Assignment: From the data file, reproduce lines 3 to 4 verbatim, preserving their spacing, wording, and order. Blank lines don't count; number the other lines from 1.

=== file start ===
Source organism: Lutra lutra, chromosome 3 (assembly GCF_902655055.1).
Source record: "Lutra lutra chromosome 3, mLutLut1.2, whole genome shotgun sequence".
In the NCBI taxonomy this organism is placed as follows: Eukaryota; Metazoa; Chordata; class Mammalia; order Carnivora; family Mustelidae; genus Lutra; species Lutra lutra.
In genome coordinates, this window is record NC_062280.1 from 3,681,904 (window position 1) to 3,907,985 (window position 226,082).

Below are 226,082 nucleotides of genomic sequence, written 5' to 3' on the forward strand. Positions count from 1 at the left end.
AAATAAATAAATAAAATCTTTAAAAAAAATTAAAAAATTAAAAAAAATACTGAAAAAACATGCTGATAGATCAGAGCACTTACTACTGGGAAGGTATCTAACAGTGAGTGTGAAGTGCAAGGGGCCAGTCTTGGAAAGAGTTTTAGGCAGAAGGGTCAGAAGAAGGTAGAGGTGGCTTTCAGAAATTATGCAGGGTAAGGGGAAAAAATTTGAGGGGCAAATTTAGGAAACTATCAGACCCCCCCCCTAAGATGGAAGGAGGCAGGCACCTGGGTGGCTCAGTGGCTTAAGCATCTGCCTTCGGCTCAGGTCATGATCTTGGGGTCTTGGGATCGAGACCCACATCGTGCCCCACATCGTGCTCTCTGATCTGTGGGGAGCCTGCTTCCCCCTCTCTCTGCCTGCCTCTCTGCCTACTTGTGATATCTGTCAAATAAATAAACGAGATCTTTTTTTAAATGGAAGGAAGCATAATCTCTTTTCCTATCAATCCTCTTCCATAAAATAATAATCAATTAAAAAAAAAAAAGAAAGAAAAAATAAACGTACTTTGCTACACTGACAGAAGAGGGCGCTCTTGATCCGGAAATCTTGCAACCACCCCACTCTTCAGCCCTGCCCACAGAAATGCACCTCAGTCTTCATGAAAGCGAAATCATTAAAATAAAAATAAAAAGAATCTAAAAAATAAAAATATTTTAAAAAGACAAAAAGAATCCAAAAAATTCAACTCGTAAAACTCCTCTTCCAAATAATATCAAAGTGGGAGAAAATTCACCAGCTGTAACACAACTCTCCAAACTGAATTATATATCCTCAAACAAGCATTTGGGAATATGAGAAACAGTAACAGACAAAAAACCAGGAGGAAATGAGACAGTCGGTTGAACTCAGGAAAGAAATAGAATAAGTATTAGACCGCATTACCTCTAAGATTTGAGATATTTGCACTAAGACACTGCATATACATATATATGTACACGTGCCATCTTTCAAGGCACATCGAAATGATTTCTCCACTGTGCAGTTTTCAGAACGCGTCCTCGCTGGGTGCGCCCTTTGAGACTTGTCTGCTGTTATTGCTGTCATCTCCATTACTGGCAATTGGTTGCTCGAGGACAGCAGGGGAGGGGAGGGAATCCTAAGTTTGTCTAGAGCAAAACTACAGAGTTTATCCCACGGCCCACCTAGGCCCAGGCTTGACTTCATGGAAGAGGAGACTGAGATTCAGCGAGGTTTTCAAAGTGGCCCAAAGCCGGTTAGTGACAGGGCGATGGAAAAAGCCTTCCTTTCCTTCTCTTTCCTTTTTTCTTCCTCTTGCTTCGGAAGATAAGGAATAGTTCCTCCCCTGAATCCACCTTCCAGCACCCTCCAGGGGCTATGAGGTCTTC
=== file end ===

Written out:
In the NCBI taxonomy this organism is placed as follows: Eukaryota; Metazoa; Chordata; class Mammalia; order Carnivora; family Mustelidae; genus Lutra; species Lutra lutra.
In genome coordinates, this window is record NC_062280.1 from 3,681,904 (window position 1) to 3,907,985 (window position 226,082).